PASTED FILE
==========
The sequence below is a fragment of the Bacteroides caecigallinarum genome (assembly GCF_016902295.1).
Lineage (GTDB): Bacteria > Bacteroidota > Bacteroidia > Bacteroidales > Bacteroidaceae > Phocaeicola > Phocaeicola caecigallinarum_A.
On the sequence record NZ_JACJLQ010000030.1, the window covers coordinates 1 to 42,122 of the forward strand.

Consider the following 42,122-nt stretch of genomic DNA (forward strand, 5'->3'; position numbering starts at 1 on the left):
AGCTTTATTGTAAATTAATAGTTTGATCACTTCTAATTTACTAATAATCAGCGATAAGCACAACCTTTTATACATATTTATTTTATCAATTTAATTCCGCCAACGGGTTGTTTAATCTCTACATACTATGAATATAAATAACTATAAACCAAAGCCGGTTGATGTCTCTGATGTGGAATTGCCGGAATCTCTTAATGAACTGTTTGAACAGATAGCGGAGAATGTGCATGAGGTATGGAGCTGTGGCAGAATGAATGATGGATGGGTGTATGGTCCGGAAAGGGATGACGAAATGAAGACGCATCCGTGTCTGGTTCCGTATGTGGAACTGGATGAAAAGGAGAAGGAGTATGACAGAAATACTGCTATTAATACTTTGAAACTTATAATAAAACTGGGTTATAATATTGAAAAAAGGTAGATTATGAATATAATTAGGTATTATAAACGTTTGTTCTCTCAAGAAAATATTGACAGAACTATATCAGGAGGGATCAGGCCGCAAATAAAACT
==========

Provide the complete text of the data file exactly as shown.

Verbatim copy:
The sequence below is a fragment of the Bacteroides caecigallinarum genome (assembly GCF_016902295.1).
Lineage (GTDB): Bacteria > Bacteroidota > Bacteroidia > Bacteroidales > Bacteroidaceae > Phocaeicola > Phocaeicola caecigallinarum_A.
On the sequence record NZ_JACJLQ010000030.1, the window covers coordinates 1 to 42,122 of the forward strand.

Consider the following 42,122-nt stretch of genomic DNA (forward strand, 5'->3'; position numbering starts at 1 on the left):
AGCTTTATTGTAAATTAATAGTTTGATCACTTCTAATTTACTAATAATCAGCGATAAGCACAACCTTTTATACATATTTATTTTATCAATTTAATTCCGCCAACGGGTTGTTTAATCTCTACATACTATGAATATAAATAACTATAAACCAAAGCCGGTTGATGTCTCTGATGTGGAATTGCCGGAATCTCTTAATGAACTGTTTGAACAGATAGCGGAGAATGTGCATGAGGTATGGAGCTGTGGCAGAATGAATGATGGATGGGTGTATGGTCCGGAAAGGGATGACGAAATGAAGACGCATCCGTGTCTGGTTCCGTATGTGGAACTGGATGAAAAGGAGAAGGAGTATGACAGAAATACTGCTATTAATACTTTGAAACTTATAATAAAACTGGGTTATAATATTGAAAAAAGGTAGATTATGAATATAATTAGGTATTATAAACGTTTGTTCTCTCAAGAAAATATTGACAGAACTATATCAGGAGGGATCAGGCCGCAAATAAAACT